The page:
Profit before tax for the insurer fell to £298.5m for the first half of 2016, down 5.2 per cent from £315m the year before, after investment returns failed to deliver. The company also reported a slip in operating profits from ongoing operations to £323.6m, although this was better than analysts had expected.
However, gross written premiums grew to £1.6bn, up 3.9 per cent on the results for the first half of 2015.
The company also announced an interim dividend per share of 4.9p per share and a special interim dividend of 10p per share.
Shares in the company closed up 12.6 per cent at 399.9p.
Why it's important
Investment returns haven't delivered for Direct Line over these last six months. The firm announced investment returns have slumped to £91m, down 17.1 per cent on last year's £109.8m.
The insurer also had an additional expense to concern itself with this year, forking out £24m as a levy to cover Flood Re, the government-backed reinsurance scheme launched in April.
The firm also suffered to the tune of £13m from higher levels of claims from major weather events.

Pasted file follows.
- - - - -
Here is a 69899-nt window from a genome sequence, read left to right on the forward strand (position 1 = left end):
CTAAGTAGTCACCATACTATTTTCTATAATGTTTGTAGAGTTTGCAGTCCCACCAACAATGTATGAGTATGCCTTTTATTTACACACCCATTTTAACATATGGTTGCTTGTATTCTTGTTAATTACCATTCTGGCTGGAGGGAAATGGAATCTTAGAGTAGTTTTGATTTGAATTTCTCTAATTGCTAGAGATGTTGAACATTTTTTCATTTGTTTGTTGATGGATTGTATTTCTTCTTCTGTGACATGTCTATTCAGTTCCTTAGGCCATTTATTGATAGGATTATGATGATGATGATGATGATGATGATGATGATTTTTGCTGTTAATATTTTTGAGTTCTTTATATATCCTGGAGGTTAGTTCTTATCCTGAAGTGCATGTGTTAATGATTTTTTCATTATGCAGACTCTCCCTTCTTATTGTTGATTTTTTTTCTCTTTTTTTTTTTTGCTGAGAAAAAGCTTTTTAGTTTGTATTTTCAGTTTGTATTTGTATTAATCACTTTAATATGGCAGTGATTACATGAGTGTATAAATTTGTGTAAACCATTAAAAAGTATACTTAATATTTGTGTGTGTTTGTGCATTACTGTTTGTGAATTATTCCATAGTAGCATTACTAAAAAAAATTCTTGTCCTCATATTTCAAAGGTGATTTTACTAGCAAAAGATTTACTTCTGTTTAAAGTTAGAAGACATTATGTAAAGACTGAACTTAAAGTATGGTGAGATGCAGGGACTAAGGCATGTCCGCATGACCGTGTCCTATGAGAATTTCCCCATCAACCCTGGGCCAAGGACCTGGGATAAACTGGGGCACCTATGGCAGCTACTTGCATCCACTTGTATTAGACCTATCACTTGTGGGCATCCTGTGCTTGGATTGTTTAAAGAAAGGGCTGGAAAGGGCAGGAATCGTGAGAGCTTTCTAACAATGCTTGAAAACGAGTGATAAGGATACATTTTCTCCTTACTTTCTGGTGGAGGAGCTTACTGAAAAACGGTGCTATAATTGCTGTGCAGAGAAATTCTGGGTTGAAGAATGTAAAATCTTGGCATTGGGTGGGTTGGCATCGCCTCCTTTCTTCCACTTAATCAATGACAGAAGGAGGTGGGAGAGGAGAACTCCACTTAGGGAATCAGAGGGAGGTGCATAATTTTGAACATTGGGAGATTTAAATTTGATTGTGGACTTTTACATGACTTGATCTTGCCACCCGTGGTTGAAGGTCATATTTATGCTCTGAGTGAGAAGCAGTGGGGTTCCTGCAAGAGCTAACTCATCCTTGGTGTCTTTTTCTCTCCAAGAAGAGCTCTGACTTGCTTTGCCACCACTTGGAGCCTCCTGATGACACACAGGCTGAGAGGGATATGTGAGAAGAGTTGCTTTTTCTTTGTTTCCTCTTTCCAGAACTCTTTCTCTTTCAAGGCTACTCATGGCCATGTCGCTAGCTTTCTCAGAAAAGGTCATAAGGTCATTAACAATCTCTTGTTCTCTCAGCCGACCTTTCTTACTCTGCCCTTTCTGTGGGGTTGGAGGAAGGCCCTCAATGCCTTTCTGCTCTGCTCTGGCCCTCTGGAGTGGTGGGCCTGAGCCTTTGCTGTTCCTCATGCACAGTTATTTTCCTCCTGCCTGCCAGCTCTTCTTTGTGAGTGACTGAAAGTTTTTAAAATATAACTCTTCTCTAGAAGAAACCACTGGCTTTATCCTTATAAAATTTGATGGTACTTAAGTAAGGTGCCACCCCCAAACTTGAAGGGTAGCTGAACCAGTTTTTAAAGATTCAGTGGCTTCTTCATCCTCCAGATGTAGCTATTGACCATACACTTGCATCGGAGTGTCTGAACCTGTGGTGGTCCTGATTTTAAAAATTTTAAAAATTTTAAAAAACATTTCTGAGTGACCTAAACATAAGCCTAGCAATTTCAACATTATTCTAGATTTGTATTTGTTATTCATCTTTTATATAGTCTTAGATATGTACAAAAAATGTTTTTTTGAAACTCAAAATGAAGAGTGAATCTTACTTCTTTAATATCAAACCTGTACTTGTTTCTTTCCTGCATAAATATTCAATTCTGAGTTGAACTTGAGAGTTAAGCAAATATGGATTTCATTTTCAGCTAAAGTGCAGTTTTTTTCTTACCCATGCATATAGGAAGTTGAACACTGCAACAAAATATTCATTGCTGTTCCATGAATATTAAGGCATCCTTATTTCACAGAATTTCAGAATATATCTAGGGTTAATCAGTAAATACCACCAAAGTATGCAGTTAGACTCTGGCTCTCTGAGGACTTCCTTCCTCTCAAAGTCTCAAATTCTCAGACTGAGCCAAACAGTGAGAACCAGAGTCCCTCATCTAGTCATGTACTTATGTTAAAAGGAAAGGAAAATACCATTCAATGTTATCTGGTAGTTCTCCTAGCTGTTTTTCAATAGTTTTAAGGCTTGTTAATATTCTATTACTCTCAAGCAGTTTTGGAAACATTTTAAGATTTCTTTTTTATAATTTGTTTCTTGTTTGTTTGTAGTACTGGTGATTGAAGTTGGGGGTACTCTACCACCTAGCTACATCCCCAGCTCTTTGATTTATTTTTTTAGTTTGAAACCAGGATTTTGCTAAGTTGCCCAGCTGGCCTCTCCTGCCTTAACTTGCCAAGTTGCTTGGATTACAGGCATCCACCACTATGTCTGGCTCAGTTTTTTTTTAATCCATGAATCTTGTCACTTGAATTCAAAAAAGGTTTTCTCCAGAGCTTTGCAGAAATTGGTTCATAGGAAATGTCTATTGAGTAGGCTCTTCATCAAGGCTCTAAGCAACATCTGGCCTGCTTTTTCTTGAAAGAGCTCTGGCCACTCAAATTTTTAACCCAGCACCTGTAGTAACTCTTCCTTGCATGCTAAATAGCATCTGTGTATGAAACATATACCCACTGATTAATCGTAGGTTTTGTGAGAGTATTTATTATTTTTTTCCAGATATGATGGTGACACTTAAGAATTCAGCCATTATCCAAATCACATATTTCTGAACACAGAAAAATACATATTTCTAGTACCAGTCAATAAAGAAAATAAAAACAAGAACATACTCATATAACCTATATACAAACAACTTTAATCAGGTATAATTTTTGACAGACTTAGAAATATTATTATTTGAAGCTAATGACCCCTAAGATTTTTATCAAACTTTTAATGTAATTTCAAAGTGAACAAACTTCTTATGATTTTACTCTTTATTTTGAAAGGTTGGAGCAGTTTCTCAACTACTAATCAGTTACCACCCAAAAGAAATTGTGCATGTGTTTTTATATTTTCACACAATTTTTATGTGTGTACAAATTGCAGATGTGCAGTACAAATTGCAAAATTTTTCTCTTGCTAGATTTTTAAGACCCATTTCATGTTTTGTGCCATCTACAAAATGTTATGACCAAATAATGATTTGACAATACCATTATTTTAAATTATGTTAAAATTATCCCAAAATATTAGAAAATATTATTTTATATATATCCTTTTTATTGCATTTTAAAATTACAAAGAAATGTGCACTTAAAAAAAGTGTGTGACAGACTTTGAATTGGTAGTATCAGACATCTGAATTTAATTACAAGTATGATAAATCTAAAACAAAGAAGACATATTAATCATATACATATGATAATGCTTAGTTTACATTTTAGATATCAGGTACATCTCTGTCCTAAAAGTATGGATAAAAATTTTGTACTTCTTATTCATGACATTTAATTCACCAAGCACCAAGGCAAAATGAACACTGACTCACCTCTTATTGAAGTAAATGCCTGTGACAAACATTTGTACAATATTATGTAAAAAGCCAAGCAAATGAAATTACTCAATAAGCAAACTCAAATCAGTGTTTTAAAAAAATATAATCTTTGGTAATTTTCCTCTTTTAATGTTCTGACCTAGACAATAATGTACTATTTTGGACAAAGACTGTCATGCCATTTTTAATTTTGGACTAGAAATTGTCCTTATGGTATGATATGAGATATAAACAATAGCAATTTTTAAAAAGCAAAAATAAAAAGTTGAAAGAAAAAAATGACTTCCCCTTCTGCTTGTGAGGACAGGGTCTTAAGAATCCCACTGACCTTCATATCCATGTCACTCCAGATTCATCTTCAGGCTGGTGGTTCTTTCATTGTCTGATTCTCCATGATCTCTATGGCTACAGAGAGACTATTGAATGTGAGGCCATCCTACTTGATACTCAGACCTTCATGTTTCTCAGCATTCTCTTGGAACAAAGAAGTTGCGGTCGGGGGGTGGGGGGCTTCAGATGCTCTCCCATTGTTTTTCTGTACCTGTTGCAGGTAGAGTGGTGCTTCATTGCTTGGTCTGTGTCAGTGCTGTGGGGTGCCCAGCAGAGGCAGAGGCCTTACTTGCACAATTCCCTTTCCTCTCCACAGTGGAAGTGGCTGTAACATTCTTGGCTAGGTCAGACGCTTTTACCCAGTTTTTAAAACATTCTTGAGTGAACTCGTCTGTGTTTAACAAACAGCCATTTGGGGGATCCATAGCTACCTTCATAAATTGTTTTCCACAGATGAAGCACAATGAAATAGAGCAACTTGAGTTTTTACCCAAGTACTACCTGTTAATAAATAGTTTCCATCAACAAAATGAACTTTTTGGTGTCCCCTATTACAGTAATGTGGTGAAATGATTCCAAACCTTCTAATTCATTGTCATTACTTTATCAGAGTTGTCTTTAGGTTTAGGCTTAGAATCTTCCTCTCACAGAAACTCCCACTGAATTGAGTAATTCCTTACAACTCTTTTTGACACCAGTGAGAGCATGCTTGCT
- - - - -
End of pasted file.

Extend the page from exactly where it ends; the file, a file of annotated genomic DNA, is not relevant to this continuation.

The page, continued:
However, Direct Line, which is a UK-based and focussed business, said today it felt it was "well prepared" for the result, with "immediate investment volatility actively managed and no operational impact".
What Direct Line said
Paul Geddes, chief executive of Direct Line Group, said:
I am pleased with our results over the first half of 2016, as we delivered an excellent performance against a very strong comparator from the previous year. We have generated operating profits of over £320m in spite of weaker investment markets and the addition of the new Flood Re levy.
Geddes later told City A.M.: "We had been holding our capital high going into Solvency II because the risk of Solvency II and its execution and, now we've done Solvency II, we felt able to give 10p back to shareholders."
What analysts said
A note from Shore Capital called today's figures an "excellent set of interim results", which were "much better than we and the market had expected".